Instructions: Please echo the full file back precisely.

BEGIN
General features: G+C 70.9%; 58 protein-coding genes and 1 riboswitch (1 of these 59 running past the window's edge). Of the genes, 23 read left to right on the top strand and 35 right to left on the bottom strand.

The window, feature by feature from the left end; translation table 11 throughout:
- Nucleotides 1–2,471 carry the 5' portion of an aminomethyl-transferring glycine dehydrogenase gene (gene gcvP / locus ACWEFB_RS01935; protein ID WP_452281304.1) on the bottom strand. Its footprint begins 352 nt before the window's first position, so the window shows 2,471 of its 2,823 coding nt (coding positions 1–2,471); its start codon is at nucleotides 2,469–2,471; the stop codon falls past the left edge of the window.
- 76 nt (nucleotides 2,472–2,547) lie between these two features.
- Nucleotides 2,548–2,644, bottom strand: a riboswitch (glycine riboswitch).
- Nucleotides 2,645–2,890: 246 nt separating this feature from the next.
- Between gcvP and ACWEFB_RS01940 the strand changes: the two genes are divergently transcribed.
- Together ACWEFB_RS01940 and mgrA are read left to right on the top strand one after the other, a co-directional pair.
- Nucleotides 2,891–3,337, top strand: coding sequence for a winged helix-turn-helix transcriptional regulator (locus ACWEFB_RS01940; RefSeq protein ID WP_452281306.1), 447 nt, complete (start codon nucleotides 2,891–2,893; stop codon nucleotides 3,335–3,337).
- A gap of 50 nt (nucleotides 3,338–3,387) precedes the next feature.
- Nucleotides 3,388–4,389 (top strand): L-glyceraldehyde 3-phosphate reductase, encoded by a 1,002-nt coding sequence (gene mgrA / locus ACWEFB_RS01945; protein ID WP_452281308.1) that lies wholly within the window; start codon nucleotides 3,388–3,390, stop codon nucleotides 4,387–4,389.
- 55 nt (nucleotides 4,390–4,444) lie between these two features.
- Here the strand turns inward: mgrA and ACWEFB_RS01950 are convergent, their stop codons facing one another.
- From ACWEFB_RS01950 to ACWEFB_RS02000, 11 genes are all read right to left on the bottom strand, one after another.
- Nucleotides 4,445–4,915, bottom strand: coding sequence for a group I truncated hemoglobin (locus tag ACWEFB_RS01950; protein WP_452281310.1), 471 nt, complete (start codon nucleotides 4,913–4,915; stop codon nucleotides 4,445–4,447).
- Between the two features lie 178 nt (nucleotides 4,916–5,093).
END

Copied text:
General features: G+C 70.9%; 58 protein-coding genes and 1 riboswitch (1 of these 59 running past the window's edge). Of the genes, 23 read left to right on the top strand and 35 right to left on the bottom strand.

The window, feature by feature from the left end; translation table 11 throughout:
- Nucleotides 1–2,471 carry the 5' portion of an aminomethyl-transferring glycine dehydrogenase gene (gene gcvP / locus ACWEFB_RS01935; protein ID WP_452281304.1) on the bottom strand. Its footprint begins 352 nt before the window's first position, so the window shows 2,471 of its 2,823 coding nt (coding positions 1–2,471); its start codon is at nucleotides 2,469–2,471; the stop codon falls past the left edge of the window.
- 76 nt (nucleotides 2,472–2,547) lie between these two features.
- Nucleotides 2,548–2,644, bottom strand: a riboswitch (glycine riboswitch).
- Nucleotides 2,645–2,890: 246 nt separating this feature from the next.
- Between gcvP and ACWEFB_RS01940 the strand changes: the two genes are divergently transcribed.
- Together ACWEFB_RS01940 and mgrA are read left to right on the top strand one after the other, a co-directional pair.
- Nucleotides 2,891–3,337, top strand: coding sequence for a winged helix-turn-helix transcriptional regulator (locus ACWEFB_RS01940; RefSeq protein ID WP_452281306.1), 447 nt, complete (start codon nucleotides 2,891–2,893; stop codon nucleotides 3,335–3,337).
- A gap of 50 nt (nucleotides 3,338–3,387) precedes the next feature.
- Nucleotides 3,388–4,389 (top strand): L-glyceraldehyde 3-phosphate reductase, encoded by a 1,002-nt coding sequence (gene mgrA / locus ACWEFB_RS01945; protein ID WP_452281308.1) that lies wholly within the window; start codon nucleotides 3,388–3,390, stop codon nucleotides 4,387–4,389.
- 55 nt (nucleotides 4,390–4,444) lie between these two features.
- Here the strand turns inward: mgrA and ACWEFB_RS01950 are convergent, their stop codons facing one another.
- From ACWEFB_RS01950 to ACWEFB_RS02000, 11 genes are all read right to left on the bottom strand, one after another.
- Nucleotides 4,445–4,915, bottom strand: coding sequence for a group I truncated hemoglobin (locus tag ACWEFB_RS01950; protein WP_452281310.1), 471 nt, complete (start codon nucleotides 4,913–4,915; stop codon nucleotides 4,445–4,447).
- Between the two features lie 178 nt (nucleotides 4,916–5,093).